IRS on the Hot Seat
by Mary Wakefield Buxton
Urbanna, Va.— Congressional testimony regarding the IRS scandal denying tax exempt status and harassing certain groups has been chilling. I hope all Americans take note and heed the lessons to learn.
Amazing, isn’t it, about humanity. We seem to need to learn and relearn the very same lessons over and over again. For the ten millionth time we need to learn tolerance, because political (or religious) passions of any stripe can lead to the door of government denying some American citizens their basic civil rights of freedom of expression and assembly.
I know something about intolerance. For almost 30 years I have expressed sometimes controversial opinions on page two of the Sentinel. I have been shunned, insulted, and even spurned for expressing my opinion. Well, so what? Anyone who expresses opinion gets plenty of such from some people and always will. But I experienced two incidents that were beyond the realm of intolerance and passing into the zone of intimidation.
Several years ago, before what are now known as “tea parties” emerged in this country, I had a whopper of a tax bill (which can happen, incidentally, to any American at any time because of our complex tax laws) and I complained about it (in this column) like every other hard-working, red-blooded American. On April 15, for the fun of it, big, bad me went down to Urbanna Creek and tossed a tea bag into Urbanna Creek.
Because this event was published in the Sentinel, a crowd of about 100 showed up. On that day it was pouring rain, and to this group I read a long list of all the taxes Americans had to pay in today’s world (the list is very, very long). I equated our high taxes we pay to our government today with great irony to the tiny stamp and paint taxes the British levied against the Colonists that once triggered the Revolutionary War. (The good news is now, at least, we pay our own government and not a foreign king, so that offers great measure of joy.)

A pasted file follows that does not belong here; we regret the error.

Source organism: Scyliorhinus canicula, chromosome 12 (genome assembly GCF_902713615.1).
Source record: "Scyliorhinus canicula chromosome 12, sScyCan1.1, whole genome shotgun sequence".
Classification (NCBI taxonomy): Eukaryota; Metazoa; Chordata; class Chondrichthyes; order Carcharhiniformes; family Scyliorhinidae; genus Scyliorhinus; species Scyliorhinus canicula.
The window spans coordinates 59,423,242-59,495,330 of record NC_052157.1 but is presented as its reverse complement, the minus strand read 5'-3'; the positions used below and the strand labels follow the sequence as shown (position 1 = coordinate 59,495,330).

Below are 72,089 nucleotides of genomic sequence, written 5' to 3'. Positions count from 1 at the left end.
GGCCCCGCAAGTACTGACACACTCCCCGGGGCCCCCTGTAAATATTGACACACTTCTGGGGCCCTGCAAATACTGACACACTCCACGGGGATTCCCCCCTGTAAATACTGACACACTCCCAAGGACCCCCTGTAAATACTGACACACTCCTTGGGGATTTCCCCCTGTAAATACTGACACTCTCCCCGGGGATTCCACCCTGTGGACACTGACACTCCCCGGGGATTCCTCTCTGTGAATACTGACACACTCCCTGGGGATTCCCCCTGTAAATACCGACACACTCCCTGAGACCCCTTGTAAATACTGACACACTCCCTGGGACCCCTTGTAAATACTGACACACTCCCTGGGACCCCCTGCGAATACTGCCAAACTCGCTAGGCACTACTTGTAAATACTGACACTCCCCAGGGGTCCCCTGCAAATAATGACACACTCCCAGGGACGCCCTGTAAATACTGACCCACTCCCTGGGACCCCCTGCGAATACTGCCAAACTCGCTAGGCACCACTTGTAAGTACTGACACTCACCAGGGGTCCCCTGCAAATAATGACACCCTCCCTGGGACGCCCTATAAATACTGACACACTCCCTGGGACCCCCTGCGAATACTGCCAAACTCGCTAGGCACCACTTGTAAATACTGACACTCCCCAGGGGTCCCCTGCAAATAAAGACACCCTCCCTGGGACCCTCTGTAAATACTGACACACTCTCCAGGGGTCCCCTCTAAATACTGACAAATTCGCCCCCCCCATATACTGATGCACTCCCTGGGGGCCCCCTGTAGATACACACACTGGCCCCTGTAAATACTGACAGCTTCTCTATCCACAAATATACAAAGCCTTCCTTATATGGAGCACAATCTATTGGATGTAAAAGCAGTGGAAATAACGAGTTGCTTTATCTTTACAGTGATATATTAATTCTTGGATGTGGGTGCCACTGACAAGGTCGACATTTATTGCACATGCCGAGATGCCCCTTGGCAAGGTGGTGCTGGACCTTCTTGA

A man in the crowd, a very tall man with an unpleasant expression implanted on his face as if he were permanently angry about something, videoed my entire speech. Who was it? Why did he do this? What was the ulterior motive? I don’t know, but I felt threatened by his presence and it affected the content of my supposedly “free speech.”
About six months later, official “Tea Party” groups began to spring up across the nation. I did not affiliate with them because I do not join political organizations, but I sympathized with them. It seemed to me they were concerned about Americans retaining individual freedoms in the midst of growing government. So am I.
Later that year I had “a call from the IRS” that asked me personal information about my taxes. I was greatly alarmed by the call. I do now believe it was a juvenile prank, but I still felt harassed and concerned that I was under special scrutiny. (In all fairness to the IRS, I want to state that I have never been audited.) Who called pretending to be the IRS and why?
As Congressional evidence now indicates, Tea Party groups and other patriotic or conservative associations that have requested special status have been singled out by the IRS and have been subjected to denial, delayed service or even harassment. One “book club” that wanted to collect political contributions from its members even had to provide a list of books it was reading to the IRS and then write book reports on each book as a part of getting approved!
Americans are now, thanks to an unusually partisan and divisive leader, a highly-polarized society. Passions run high between left and right elements in our society, to a level I have never seen before. In my view, this is tragic.
My question is this: Do our individual passions, intolerance, polarization and animosity directed to people who have differing opinions from our own lead to a government that thinks it can harass and suppress basic civil rights like freedom of expression and assembly of fellow Americans?
Over the last few years I have heard many fellow citizens espouse intolerance and dispersion against Tea Parties. I think this sentiment may have emboldened IRS actions. If the right were in control, the same sentiment against “progressive” or “community organizing” groups may trigger the same IRS behavior.
In my opinion, both the left and the right are equally dangerous to personal freedom. As a writer, I poke as much fun as I can at inflexibility and intolerance because both behaviors can nourish government that shuts down individual freedoms.
It’s time to remind ourselves once again to be tolerant. Hear it again: No one owns truth. We all have something to add to the great puzzle of life.